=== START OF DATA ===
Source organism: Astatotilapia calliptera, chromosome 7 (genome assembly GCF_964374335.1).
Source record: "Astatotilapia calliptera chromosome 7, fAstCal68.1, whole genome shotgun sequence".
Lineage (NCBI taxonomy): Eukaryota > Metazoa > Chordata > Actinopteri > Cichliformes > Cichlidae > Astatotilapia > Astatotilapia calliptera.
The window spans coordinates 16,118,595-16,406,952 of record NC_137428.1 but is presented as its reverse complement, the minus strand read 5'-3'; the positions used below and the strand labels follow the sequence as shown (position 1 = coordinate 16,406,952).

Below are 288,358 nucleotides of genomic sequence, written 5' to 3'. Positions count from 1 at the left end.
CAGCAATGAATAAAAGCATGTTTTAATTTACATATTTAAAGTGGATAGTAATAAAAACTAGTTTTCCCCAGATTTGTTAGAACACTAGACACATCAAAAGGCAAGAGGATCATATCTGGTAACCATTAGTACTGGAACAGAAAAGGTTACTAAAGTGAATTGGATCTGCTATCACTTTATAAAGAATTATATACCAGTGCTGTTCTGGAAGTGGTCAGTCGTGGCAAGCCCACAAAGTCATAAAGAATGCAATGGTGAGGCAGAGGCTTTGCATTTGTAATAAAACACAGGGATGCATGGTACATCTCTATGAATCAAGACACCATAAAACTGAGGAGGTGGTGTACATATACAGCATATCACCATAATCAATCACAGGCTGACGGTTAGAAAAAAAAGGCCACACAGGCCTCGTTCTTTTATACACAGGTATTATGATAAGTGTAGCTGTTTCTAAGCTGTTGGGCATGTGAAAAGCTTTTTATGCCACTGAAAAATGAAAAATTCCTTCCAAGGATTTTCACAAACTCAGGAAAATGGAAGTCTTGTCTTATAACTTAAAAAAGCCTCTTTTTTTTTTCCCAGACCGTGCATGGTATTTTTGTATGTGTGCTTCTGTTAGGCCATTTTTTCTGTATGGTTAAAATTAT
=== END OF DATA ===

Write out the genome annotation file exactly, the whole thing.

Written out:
Source organism: Astatotilapia calliptera, chromosome 7 (genome assembly GCF_964374335.1).
Source record: "Astatotilapia calliptera chromosome 7, fAstCal68.1, whole genome shotgun sequence".
Lineage (NCBI taxonomy): Eukaryota > Metazoa > Chordata > Actinopteri > Cichliformes > Cichlidae > Astatotilapia > Astatotilapia calliptera.
The window spans coordinates 16,118,595-16,406,952 of record NC_137428.1 but is presented as its reverse complement, the minus strand read 5'-3'; the positions used below and the strand labels follow the sequence as shown (position 1 = coordinate 16,406,952).

Below are 288,358 nucleotides of genomic sequence, written 5' to 3'. Positions count from 1 at the left end.
CAGCAATGAATAAAAGCATGTTTTAATTTACATATTTAAAGTGGATAGTAATAAAAACTAGTTTTCCCCAGATTTGTTAGAACACTAGACACATCAAAAGGCAAGAGGATCATATCTGGTAACCATTAGTACTGGAACAGAAAAGGTTACTAAAGTGAATTGGATCTGCTATCACTTTATAAAGAATTATATACCAGTGCTGTTCTGGAAGTGGTCAGTCGTGGCAAGCCCACAAAGTCATAAAGAATGCAATGGTGAGGCAGAGGCTTTGCATTTGTAATAAAACACAGGGATGCATGGTACATCTCTATGAATCAAGACACCATAAAACTGAGGAGGTGGTGTACATATACAGCATATCACCATAATCAATCACAGGCTGACGGTTAGAAAAAAAAGGCCACACAGGCCTCGTTCTTTTATACACAGGTATTATGATAAGTGTAGCTGTTTCTAAGCTGTTGGGCATGTGAAAAGCTTTTTATGCCACTGAAAAATGAAAAATTCCTTCCAAGGATTTTCACAAACTCAGGAAAATGGAAGTCTTGTCTTATAACTTAAAAAAGCCTCTTTTTTTTTTCCCAGACCGTGCATGGTATTTTTGTATGTGTGCTTCTGTTAGGCCATTTTTTCTGTATGGTTAAAATTAT